First, Accellera Systems Initiative [a.k.a. Accellera] has set January 18th as the deadline for submitting nominations for its 2013 Technical Excellence Award. Per the organization: “The Award recognizes outstanding contributions in the creation of EDA and IP standards [which are then contributed to the IEEE Standards Association] by a member of an Accellera technical committee.
“Any individual who is a member of an Accellera technical committee is eligible to receive the award, which will be presented at Accellera Systems Initiative Day during DVCon 2013 next February in San Jose. Candidates may be nominated by the industry at large and are endorsed by Accellera committee members. To nominate an individual, visit Accellera.org.”
If you want to do something really dramatic, however, the EDA Consortium is currently accepting nominations for its annual EDAC/CEDA-sponsored Phil Kaufman Award, which these organizations frequently refer to as the Noble Prize of EDA.
Wednesday, November 14th, 2012
It’s a bit early for New Year’s Resolutions, but Real Intent has gotten a jump on the popular annual ritual. As of today, the company is declaring “a bold new look for its corporate logo and Web-site, and a new location for its headquarters.”
The press release reiterates Real Intent’s offerings – Ascent, Ascent Lint, Ascent Implied Intent Verification, Ascent X-Verification System, Meridian, Meridian CDC, and Meridian Constraints – and says, “with the capabilities [of these products] in mind, Real Intent re-imagined its logo to mimic the real intent of these software offerings. The familiar white and blue logo now is recast with striking simplicity.
“The new ‘look’ graphically parallels the simplicity and speed with which SoC designers can use Real Intent’s technology. The transformation mirrors Real Intent’s evolutionary change from an EDA formal verification company to a best-in-class verification solution company. Real Intent has also transformed its Web-site with a dramatic, clean new look and simple navigation that parallels the simplicity and ease of use of its solutions.”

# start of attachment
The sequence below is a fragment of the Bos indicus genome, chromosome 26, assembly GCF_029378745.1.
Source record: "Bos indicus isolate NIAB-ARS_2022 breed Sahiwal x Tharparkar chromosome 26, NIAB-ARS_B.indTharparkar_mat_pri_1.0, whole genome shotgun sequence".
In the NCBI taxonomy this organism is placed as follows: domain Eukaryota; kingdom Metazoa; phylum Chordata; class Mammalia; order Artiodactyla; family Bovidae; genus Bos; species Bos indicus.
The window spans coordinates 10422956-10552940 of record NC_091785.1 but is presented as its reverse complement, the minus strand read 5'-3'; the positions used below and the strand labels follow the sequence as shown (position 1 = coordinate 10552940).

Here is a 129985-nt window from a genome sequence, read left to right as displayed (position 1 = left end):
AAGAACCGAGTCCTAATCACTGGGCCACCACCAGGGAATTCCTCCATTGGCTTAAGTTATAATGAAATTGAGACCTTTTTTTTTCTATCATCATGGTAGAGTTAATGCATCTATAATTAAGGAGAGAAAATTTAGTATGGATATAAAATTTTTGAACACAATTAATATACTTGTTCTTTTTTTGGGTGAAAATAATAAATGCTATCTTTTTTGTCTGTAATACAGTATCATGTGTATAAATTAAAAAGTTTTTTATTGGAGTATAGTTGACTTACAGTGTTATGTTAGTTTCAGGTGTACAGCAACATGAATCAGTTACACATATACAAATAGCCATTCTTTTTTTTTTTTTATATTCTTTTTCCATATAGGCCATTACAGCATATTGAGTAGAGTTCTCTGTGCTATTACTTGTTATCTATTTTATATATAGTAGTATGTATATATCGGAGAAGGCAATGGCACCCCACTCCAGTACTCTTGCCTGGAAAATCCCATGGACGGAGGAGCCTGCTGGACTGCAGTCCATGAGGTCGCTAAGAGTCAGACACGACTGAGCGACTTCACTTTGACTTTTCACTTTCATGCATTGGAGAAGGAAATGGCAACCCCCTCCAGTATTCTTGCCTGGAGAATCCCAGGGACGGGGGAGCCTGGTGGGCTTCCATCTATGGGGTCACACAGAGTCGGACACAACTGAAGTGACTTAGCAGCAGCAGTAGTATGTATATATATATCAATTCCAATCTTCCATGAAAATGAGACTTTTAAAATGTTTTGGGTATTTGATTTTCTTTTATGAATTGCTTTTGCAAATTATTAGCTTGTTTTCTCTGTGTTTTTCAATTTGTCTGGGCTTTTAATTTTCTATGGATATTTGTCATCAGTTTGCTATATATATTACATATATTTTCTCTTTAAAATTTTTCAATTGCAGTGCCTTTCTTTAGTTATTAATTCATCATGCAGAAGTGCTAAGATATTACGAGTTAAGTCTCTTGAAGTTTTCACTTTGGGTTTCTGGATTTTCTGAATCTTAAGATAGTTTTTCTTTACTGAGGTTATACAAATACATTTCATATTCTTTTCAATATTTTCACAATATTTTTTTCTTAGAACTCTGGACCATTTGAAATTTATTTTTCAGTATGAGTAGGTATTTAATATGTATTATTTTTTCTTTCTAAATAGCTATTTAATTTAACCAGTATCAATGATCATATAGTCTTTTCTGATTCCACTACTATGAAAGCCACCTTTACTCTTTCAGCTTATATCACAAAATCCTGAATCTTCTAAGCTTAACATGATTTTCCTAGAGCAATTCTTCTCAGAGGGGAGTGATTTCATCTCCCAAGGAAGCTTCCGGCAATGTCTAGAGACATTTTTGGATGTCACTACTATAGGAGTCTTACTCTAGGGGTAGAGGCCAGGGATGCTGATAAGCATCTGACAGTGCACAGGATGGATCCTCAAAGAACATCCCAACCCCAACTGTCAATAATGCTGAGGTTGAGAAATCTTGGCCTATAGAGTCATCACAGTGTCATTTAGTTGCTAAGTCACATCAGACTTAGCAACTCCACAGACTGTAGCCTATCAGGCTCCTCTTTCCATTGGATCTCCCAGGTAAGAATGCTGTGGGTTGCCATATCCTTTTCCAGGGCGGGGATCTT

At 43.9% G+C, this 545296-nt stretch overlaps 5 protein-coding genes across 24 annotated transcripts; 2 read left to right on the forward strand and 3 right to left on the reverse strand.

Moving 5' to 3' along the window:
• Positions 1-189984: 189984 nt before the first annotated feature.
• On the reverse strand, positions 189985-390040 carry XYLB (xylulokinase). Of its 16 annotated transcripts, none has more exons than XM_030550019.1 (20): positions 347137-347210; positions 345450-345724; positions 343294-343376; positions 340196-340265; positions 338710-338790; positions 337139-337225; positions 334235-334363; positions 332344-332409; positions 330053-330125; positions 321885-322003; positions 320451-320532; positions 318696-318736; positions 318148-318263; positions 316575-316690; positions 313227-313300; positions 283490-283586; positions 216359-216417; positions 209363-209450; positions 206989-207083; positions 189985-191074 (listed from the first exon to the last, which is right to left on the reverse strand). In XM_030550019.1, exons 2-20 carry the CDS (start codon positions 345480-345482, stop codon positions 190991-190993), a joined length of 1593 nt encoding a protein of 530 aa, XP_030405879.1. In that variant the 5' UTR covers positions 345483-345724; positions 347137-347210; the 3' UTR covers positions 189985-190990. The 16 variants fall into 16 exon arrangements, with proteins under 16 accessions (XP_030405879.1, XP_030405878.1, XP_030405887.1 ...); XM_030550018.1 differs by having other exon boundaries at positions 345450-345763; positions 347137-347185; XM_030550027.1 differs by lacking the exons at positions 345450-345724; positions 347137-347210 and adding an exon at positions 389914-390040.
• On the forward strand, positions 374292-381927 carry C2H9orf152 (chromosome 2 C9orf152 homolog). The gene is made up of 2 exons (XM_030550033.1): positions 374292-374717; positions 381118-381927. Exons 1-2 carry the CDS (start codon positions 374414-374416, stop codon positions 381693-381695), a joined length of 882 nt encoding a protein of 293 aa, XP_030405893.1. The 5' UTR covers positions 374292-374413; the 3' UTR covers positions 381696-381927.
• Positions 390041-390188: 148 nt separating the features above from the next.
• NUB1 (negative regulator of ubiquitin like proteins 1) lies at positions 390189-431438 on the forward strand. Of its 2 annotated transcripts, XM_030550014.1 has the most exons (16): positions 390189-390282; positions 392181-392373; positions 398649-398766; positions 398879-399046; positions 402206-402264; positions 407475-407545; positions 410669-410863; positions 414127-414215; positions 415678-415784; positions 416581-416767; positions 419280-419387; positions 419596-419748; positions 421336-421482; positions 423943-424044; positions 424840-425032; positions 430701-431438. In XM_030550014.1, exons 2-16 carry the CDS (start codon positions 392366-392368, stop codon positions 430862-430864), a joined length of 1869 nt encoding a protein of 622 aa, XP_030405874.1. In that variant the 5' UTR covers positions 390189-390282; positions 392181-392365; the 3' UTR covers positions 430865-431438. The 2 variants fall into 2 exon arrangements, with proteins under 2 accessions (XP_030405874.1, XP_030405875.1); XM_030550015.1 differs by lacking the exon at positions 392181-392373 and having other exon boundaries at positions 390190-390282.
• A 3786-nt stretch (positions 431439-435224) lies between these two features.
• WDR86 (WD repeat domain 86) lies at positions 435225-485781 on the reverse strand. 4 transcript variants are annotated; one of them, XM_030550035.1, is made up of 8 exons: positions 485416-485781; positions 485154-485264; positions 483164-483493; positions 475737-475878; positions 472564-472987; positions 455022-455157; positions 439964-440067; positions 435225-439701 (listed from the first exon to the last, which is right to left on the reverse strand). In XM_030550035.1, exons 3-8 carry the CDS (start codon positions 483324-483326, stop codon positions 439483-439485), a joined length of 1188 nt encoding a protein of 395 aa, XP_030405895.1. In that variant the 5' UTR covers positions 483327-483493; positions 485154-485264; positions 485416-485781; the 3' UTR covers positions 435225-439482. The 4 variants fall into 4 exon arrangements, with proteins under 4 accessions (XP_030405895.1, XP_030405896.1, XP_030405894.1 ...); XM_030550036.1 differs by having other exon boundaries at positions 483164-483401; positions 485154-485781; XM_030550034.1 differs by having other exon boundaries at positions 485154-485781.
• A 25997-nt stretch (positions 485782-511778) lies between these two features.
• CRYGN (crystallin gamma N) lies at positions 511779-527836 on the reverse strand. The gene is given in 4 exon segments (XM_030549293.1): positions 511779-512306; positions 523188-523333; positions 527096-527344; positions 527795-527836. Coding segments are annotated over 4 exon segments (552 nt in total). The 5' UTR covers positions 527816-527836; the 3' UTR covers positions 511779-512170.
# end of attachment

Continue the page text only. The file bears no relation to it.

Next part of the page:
Now, you may say that all of this is being done just to catch the eye of a jaded public, but consider how hard change really is.
Monday, November 12th, 2012
If you’re an IP developer, or somebody who develops SoCs where blocks of IP land, Synopsys is announcing a product today that will be of interest: the HAPS-70 Series. It’s a prototyping system with a distinguished provenance that runs your ASIC-targeted design on FPGAs for validation prior to tape-out.
HAPS-70 started its journey to your work place way back in 1987 when Sweden-based HARDI Electronics was founded. The folks at HARDI developed the original HAPS prototyping system, which became part of Synplicity’s arsenal in 2007 when HARDI was acquired by SYNP, and the product was relaunched as HAPS-54.
Gary Meyers was President and CEO of Synplicity at the time, and was quoted: “This is a major strategic move for Synplicity. We will be able to immediately leverage our existing ASIC verification products (Certify, Synplify Premier, Identify, and Identify Pro) by selling them together with the HARDI ASIC prototyping boards.”
Thursday, November 8th, 2012
It might be the impression of late that all EDA-startup roads lead to Synopsys, but that would be incorrect. Small, privately-held companies continue to make their way in the industry, independent and productive.
Ausdia, based in Silicon Valley, has been underway since 2006 developing tools for timing constraint verification and management. Today the company announced a new board member, Sanjay Lall. Per the press release, Lall has 20+ years of experience in the EDA and semiconductors, “an expert in operations, marketing, fund raising and sales.”
He is also Chairman and Managing Partner at Cronox Group, on the Board of Advisors at Verdigirs Technologies, and a Director at Mobi-holdings. Previously, Lall was VP of Sales at Extreme DA, and “influential in the company’s acquisition by Synopsys in 2011.”
All EDA-startup roads may not lead to Synopsys, but not surprisingly the CVs of most seasoned EDA veterans do lead to Synopsys, and/or to Cadence and/or Mentor Graphics.